I remember writing an article about an Irish viral campaign not too long ago. Somewhat ignorantly of me, I didn’t explain the concept of viral marketing as well as I should have in the original draft, committing the cardinal sin of journalistic assumption. As as result someone in the office asked me to explain viral marketing in a nutshell, which I found slightly harder to do than I had expected. Something tells me if I were writing that article today such an explanation wouldn’t be nearly as necessary.

Is ‘Falling Slowly’ really being investigated?

I picked up The Sunday Tribune today largely because of the front-page reference to ‘Falling Slowly’, the freshly Oscar-nominated song from surprise Irish hit ‘Once’.

The front-page lead-in reads “Could Once be disqualified? – Irish film’s Oscar hopes in doubt” with the headline of the article itself (written by Una) reading “Hollywood probe to decide if ‘Once’ song is eligible for Oscar”.

The rules in question are available here with the important bit relating to this nomination reading:

An original song consists of words and music, both of which are original and written specifically for the film. There must be a clearly audible, intelligible, substantive rendition (not necessarily visually presented) of both lyric and melody, used in the body of the film or as the first music cue in the end credits.

So here are the facts – ‘Falling Slowly’ first saw the light of day on ‘The Swell Season’, an album released by Glen Hansard and Markéta Irglová in April 2006. It subsequently appeared on The Frames’ ‘The Cost’, released in Ireland in September 2006 and, according to The Sunday Tribune, was on the trailer for Czech film ‘Beauty in Trouble’ in October 2006. The film ‘Once’ was released a few months later, March 2007 to be precise. ‘The Swell Season’ album originates from sessions performed by Hansard and Irglová at the request of director Jan HÅ™ebejk, who wanted songs for his upcoming film (the aforementioned ‘Beauty In Trouble’).

‘Once’, which was filmed over a 17-day period in January 2006; months before ‘The Swell Seasons’ or ‘Beauty In Trouble’ came out – something that wasn’t mentioned in The Sunday Tribune article.

From this muddled time-line it seems as though the only revelation that could disqualify the song would be if it could be proven that either ‘Beauty In Trouble’ or ‘The Swell Season’ were wrapped and fully produced before Hansard was approached by John Carney in relation to ‘Once’. Given the respective release dates of the two, that seems unlikely.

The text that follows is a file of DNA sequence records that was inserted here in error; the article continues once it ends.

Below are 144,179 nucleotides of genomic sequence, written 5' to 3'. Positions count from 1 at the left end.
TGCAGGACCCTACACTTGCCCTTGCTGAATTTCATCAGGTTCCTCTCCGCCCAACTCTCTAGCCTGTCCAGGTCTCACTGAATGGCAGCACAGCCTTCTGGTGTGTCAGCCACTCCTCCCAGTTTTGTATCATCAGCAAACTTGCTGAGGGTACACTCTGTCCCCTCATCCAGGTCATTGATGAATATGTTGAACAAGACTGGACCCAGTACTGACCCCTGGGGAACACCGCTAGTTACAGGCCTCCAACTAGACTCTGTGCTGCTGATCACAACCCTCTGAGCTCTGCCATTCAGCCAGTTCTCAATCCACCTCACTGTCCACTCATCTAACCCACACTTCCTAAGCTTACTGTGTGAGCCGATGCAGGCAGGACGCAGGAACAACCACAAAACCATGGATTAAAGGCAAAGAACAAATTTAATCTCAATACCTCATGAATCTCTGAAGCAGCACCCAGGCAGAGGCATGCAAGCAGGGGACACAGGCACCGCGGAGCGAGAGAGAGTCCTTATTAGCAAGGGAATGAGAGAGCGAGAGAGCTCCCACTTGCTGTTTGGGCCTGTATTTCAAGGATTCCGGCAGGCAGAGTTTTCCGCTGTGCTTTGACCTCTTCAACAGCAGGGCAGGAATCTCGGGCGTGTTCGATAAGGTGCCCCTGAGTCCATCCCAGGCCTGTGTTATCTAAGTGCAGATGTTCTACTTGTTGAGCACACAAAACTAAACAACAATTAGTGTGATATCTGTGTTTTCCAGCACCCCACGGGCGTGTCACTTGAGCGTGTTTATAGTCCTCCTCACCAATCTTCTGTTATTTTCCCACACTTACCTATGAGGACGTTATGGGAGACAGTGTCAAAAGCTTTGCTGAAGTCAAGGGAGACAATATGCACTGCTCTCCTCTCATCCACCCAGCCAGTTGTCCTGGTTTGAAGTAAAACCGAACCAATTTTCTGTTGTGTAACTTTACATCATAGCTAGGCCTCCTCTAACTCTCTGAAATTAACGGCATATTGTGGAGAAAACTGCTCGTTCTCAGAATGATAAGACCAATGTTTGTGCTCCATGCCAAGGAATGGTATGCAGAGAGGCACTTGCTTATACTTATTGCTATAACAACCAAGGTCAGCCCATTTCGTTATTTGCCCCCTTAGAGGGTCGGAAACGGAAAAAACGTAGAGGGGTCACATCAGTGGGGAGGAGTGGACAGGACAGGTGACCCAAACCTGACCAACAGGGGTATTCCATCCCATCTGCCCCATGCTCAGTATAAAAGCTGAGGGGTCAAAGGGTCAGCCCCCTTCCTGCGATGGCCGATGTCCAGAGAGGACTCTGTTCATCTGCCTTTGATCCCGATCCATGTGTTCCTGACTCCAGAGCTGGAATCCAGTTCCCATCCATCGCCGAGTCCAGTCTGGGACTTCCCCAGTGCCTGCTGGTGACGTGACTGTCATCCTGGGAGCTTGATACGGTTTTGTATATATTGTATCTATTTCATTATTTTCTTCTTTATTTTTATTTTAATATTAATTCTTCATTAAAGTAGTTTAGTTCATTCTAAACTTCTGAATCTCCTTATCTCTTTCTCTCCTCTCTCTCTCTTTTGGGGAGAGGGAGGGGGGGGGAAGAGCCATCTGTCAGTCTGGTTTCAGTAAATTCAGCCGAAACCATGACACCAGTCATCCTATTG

After all, even if the reality is far different, Hansard can easily claim that he wrote ‘Falling Slowly’ for ‘Once’ at any time as long as it can be shown that he was aware of the film’s production. It doesn’t matter where or when the song was used after that fact. Even if the first proper recording of ‘Falling Slowly’ was the one made for ‘The Swell Seasons’, the only important aspect is what it was written for in the first place.

However my question isn’t whether an investigation could discover anything – it’s whether there’s one happening at all. The thing that’s most suspect about the existence of any “Hollywood probe” is the fact that the aforementioned article makes no reference whatsoever to any aspect of the investigation, nor does it quote any Academy official (named or unnamed). Indeed John Carney himself is quoted on the matter but he seems to be equally unaware of any investigation, saying he hasn’t been contacted by the Academy. While he does say “we’re all discussing that at the moment to get clear, exactly, and figure this out”, that doesn’t refer to anything of substance that could lead one to believe that an investigation is imminent or expected.

So is this a non-story? Wouldn’t the eligibility of something not be sorted out well in advance of it getting nominated? Wouldn’t the likes of John Carney be the first port of call to an investigator trying to establish the exact origin of a song?

Only time will tell, I guess.

edit: Speaking of non-stories, “Irish man from the telly has opinion about other Irish man from the telly”